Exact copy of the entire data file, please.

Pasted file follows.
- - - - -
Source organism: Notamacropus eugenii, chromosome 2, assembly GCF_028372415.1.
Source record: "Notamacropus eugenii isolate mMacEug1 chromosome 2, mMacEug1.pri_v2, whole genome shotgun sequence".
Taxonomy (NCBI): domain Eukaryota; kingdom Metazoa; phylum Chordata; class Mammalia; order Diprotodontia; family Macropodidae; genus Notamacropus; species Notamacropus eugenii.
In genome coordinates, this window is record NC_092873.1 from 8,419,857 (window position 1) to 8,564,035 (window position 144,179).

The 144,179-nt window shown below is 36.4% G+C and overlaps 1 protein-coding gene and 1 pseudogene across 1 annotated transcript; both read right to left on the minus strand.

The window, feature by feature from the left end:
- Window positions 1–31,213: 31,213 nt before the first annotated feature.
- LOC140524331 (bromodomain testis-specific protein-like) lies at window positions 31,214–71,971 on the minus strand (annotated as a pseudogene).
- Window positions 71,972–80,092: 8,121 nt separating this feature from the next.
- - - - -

Source organism: Notamacropus eugenii, chromosome 2, assembly GCF_028372415.1.
Source record: "Notamacropus eugenii isolate mMacEug1 chromosome 2, mMacEug1.pri_v2, whole genome shotgun sequence".
Taxonomy (NCBI): domain Eukaryota; kingdom Metazoa; phylum Chordata; class Mammalia; order Diprotodontia; family Macropodidae; genus Notamacropus; species Notamacropus eugenii.
In genome coordinates, this window is record NC_092873.1 from 8,419,857 (window position 1) to 8,564,035 (window position 144,179).

The 144,179-nt window shown below is 36.4% G+C and overlaps 1 protein-coding gene and 1 pseudogene across 1 annotated transcript; both read right to left on the minus strand.

The window, feature by feature from the left end:
- Window positions 1–31,213: 31,213 nt before the first annotated feature.
- LOC140524331 (bromodomain testis-specific protein-like) lies at window positions 31,214–71,971 on the minus strand (annotated as a pseudogene).
- Window positions 71,972–80,092: 8,121 nt separating this feature from the next.